There is also an emphasis on maintaining and sustaining relationships with external stakeholders. At Urbanissta, we understand that successful community engagement extends beyond the initial consultation, it requires building meaningful and lasting relationships that last beyond the build. By prioritising communication and collaboration, we strive to build strong and sustained partnerships that contribute to the social, economic, and environmental well-being of our communities.

To read more about the Governments principles of engagement click here:

Guidance on how to apply the UK government’s engagement standards.

The standards that have been identified include:

  • Standard One: In the opinion of the Secretary of State for Levelling Up, Housing and Communities, demonstrate ‘extremism’ as set out in the 2024 definition.
  • Standard Two: Publicly promote views that condone serious criminal activity.
  • Standard Three: Have unspent convictions or are under investigation for serious criminal activity; have unspent convictions or are being investigated for financial crime; are excluded or suspended by a professional body or regulator because of a finding of, or an investigation into, serious misconduct; are the subject of UK sanctions measures; or are proscribed by the UK government.

Guidance is also provided as to how processes should be designed in regards to these standards, including:

  • Ensure data protection compliance: Before undertaking due diligence checks, departments should ensure that all necessary Data Protection Impact Assessments (DPIA), privacy notices and data sharing agreements are in place.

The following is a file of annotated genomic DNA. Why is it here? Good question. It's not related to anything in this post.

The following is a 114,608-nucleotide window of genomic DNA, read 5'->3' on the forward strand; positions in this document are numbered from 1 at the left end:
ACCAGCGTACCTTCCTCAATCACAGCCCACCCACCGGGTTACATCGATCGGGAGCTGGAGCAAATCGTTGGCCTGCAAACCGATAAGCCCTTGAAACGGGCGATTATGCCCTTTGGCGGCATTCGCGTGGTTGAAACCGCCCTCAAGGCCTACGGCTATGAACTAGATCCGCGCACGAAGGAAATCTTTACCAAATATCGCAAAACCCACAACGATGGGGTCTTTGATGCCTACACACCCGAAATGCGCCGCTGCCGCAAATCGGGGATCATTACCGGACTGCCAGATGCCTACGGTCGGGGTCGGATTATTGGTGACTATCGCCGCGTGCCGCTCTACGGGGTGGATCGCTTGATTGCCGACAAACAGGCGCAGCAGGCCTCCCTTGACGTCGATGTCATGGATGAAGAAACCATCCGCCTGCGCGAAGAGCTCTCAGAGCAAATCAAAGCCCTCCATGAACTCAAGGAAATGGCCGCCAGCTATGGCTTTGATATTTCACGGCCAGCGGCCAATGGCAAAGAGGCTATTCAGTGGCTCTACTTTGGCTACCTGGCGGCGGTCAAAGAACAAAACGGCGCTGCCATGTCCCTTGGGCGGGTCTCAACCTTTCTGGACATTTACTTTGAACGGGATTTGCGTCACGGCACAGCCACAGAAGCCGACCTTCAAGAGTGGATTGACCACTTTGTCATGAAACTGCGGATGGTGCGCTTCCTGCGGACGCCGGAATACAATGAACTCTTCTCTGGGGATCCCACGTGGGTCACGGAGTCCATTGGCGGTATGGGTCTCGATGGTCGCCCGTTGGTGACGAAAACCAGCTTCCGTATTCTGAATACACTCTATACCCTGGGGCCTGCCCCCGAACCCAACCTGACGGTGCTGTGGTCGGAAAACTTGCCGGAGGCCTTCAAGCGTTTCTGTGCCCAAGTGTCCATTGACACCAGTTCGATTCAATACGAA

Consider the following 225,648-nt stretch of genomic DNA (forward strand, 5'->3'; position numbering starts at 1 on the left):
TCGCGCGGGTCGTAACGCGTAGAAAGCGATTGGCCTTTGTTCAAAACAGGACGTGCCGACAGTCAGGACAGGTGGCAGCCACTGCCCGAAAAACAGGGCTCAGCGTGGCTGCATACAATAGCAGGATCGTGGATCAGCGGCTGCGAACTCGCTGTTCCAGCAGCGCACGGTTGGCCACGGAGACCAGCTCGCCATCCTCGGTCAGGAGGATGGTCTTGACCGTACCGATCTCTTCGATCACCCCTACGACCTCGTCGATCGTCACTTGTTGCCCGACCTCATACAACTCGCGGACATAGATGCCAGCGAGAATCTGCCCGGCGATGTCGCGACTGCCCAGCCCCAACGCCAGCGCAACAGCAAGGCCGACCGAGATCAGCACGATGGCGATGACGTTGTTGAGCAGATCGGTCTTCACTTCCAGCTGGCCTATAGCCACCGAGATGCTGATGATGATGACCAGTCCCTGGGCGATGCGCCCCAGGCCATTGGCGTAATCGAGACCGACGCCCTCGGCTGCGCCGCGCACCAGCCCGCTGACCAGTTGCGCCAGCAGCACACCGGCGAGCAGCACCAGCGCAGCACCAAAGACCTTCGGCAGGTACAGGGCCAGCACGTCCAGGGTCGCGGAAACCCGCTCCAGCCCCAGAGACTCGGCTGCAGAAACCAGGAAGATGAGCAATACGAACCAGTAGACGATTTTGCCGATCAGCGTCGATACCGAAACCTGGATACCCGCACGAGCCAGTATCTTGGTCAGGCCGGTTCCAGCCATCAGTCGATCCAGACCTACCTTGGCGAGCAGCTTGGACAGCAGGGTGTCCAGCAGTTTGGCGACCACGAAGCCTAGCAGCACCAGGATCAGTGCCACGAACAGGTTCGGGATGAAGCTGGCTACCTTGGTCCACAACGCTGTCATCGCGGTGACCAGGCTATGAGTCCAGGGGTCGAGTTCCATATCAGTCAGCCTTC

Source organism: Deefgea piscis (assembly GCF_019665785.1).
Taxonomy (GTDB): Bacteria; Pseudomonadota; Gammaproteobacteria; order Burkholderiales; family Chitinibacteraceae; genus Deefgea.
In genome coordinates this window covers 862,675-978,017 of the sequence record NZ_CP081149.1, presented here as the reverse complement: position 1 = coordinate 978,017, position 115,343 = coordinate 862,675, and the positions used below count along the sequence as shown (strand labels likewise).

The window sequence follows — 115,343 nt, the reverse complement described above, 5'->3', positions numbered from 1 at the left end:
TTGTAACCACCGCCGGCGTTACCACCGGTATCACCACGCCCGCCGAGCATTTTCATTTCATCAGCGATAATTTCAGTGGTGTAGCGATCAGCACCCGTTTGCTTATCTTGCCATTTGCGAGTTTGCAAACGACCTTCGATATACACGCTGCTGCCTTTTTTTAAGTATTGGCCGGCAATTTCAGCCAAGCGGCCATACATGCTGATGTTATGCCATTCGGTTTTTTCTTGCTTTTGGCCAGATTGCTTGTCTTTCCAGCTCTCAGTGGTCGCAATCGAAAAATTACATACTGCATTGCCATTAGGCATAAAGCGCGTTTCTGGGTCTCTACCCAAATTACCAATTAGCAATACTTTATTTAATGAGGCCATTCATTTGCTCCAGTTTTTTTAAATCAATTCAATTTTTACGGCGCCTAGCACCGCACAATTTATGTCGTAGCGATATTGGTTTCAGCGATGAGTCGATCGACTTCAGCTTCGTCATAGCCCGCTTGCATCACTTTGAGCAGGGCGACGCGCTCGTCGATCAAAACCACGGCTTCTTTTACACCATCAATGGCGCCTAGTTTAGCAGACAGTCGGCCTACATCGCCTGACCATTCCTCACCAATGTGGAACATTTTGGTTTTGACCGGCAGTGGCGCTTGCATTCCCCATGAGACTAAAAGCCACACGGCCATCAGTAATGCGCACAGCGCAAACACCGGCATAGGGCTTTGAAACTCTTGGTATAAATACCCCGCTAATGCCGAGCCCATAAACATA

• Information sources: Departments should consider the sources of data that they propose to use for their due diligence checks, including their appropriateness, their reliability, gaps and limitations and the need for compliance with the UK General Data Protection Regulation (GDPR) and other relevant legislation.
  • Right of access: Departments should have arrangements in place for dealing with subject access and freedom of information requests. 
  • Public sector equality duty and duty not to discriminate in the exercise of public functions under equalities legislation: Departments should have regard to these duties when applying (and when designing the processes for applying) these engagement standards. Departments should consider carrying out an equality impact assessment and keeping it under regular review, and should put in place arrangements for monitoring how the engagement standards are being applied in practice. 


The government have highlighted that external engagement plays a fundamental role in the operations of central government and that engagement covers a wide range of activities that the government undertakes with civil society organisation’s, groups, and individuals.

The aim of the engagement standards are to help officials to engage more widely whilst mitigating the risk of undertaking engagement that undermines government’s core aims. The core aims are to maintain public confidence in government, uphold democratic values and protect the rights and freedoms of others.

To read more on the guidance click here:

Share With Friends